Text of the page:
Re: The most powerful approach to AI ever discovered?

From: Anders Sandberg (
Date: Sat Dec 15 2001 - 14:43:54 MST

On Sat, Dec 15, 2001 at 02:01:02PM -0600, Harvey Newstrom wrote:
> > From: "John Clark" <>
> > >
> Too bad they don't tell us what this great discovery is. They mention
> neural networks, predict great results, and offer to sell training about
> this unknown discover for $50K per person sight-unseen. This sounds like
> another Ginger. If they really had this discovery, they would make more
> money using the technology. Why sell it to competitors for $50K a pop?
> There is so much hype in the technology sector today, that I just assume
> these kinds of things are false until proven otherwise.

Yes. If I had come up with some super-clever general neural network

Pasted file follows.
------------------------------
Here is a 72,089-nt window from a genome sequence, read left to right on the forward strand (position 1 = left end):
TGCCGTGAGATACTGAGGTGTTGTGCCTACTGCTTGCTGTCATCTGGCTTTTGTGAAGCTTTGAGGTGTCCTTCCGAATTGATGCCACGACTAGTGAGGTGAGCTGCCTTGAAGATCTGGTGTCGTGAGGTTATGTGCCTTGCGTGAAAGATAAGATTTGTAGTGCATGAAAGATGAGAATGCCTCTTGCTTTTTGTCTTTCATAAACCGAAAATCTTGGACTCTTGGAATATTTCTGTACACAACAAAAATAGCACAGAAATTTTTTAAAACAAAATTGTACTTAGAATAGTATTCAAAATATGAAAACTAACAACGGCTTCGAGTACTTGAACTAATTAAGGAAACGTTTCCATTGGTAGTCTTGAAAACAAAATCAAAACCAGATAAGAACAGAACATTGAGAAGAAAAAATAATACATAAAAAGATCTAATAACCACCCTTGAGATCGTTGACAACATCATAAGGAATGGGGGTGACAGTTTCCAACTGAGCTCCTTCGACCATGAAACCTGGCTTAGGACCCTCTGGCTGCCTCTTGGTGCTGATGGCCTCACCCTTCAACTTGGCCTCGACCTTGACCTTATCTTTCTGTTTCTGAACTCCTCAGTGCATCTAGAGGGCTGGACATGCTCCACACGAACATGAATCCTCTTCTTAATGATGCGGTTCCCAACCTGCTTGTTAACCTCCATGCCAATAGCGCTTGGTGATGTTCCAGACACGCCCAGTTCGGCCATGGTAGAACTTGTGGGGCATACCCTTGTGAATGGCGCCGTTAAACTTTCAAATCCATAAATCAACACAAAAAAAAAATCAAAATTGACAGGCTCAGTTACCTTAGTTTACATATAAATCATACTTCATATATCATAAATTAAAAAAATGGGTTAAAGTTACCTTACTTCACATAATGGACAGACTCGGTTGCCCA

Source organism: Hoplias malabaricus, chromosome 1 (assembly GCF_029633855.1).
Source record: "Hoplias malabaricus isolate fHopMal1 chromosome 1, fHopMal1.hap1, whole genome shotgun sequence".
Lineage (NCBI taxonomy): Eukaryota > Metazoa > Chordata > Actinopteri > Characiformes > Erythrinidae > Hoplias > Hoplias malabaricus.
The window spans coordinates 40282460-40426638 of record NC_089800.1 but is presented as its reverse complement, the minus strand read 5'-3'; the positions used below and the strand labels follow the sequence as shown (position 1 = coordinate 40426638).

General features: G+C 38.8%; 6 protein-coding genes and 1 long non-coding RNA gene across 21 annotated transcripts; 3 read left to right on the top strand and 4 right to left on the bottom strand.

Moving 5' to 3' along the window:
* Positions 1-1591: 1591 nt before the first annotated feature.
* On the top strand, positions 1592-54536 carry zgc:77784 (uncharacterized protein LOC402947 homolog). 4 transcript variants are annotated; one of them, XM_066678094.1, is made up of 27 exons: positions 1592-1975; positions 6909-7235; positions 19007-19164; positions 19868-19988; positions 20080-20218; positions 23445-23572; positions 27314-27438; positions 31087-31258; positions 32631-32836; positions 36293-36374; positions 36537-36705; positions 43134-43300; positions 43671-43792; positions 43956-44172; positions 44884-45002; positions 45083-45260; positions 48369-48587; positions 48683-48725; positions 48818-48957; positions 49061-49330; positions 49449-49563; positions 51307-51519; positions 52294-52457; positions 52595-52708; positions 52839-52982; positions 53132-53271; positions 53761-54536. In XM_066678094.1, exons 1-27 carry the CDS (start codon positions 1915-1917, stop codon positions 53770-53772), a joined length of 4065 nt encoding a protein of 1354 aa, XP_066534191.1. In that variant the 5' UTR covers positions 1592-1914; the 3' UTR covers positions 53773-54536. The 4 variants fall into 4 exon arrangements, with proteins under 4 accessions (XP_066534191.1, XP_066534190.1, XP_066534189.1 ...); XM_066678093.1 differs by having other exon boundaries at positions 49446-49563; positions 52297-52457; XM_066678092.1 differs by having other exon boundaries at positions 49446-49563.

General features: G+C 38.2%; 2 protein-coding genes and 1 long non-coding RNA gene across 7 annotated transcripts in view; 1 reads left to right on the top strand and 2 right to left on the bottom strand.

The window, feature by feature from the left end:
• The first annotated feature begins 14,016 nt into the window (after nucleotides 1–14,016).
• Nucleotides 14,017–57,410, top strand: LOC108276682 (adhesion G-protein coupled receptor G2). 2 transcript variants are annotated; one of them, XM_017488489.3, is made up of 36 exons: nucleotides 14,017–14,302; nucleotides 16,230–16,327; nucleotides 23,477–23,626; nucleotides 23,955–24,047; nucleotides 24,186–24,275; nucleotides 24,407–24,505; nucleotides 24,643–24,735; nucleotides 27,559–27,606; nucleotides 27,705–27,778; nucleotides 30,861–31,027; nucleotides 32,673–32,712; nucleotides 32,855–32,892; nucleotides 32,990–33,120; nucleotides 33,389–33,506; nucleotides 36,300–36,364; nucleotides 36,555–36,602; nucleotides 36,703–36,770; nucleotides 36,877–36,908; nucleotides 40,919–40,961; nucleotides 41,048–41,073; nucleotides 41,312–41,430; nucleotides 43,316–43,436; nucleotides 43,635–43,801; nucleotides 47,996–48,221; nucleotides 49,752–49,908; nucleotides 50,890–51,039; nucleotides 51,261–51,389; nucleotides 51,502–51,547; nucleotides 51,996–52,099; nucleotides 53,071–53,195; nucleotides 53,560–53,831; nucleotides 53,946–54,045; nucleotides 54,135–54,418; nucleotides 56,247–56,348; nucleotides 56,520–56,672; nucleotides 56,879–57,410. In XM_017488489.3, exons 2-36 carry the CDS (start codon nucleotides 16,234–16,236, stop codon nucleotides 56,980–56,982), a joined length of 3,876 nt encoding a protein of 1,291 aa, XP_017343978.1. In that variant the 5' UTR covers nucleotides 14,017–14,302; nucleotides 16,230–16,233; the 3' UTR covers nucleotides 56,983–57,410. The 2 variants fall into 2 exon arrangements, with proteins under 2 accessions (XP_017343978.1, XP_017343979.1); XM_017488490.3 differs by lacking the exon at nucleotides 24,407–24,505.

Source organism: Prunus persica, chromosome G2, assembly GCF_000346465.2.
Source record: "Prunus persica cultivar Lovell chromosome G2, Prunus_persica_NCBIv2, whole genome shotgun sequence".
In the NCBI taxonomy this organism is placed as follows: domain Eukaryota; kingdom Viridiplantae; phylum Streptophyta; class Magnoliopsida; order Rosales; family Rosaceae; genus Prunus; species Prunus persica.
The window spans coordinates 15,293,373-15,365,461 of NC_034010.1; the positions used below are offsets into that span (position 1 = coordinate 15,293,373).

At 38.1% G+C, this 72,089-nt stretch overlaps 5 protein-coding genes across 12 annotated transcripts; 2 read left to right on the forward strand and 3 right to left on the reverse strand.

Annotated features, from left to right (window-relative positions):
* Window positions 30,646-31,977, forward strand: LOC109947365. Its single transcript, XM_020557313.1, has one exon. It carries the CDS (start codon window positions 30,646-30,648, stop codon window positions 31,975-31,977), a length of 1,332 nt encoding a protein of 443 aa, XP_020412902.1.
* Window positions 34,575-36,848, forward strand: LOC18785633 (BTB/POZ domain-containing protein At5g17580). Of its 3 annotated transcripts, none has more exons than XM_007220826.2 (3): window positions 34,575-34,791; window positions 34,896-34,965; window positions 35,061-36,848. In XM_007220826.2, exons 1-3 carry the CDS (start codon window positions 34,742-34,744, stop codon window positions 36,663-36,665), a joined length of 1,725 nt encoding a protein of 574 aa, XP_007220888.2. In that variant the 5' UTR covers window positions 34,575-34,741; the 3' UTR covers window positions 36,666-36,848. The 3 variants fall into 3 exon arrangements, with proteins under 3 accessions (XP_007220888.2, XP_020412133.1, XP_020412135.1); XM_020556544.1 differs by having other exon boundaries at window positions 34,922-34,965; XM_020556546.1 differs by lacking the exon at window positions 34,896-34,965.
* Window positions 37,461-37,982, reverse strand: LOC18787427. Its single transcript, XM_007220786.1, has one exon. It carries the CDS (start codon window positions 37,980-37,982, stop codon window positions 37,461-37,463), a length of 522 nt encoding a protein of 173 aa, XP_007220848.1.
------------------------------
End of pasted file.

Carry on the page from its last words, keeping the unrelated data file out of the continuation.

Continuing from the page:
solution, I would sell it as a black box or hire out consultants to
help embedd it into other systems. If I had come up with something very
cool-sounding but less useful, I would (assuming I wanted to make money
on it) probably try to earn money by selling the hype - for example by
selling expensive courses in my hype technology. If you have paid $50K
for a course in a technology that turns out to be less useful than you
expected, it is human nature to downplay your disappointment and say it
is great - few will loudly say it is junk.

So far neural networks have not been a commercial success as standalone
products; the networks that really are useful and do earn money are all
embedded in other products. Neural network chips have been developed,
but so far none have been commercially viable. With FPGA
performance/price increases it seems likely there will be more hardware
implemented ANNs soon (there is a great deal of interest in that in my
research group, at least).

Anders Sandberg                                      Towards Ascension!                  
GCS/M/S/O d++ -p+ c++++ !l u+ e++ m++ s+/+ n--- h+/* f+ g+ w++ t+ r+ !y

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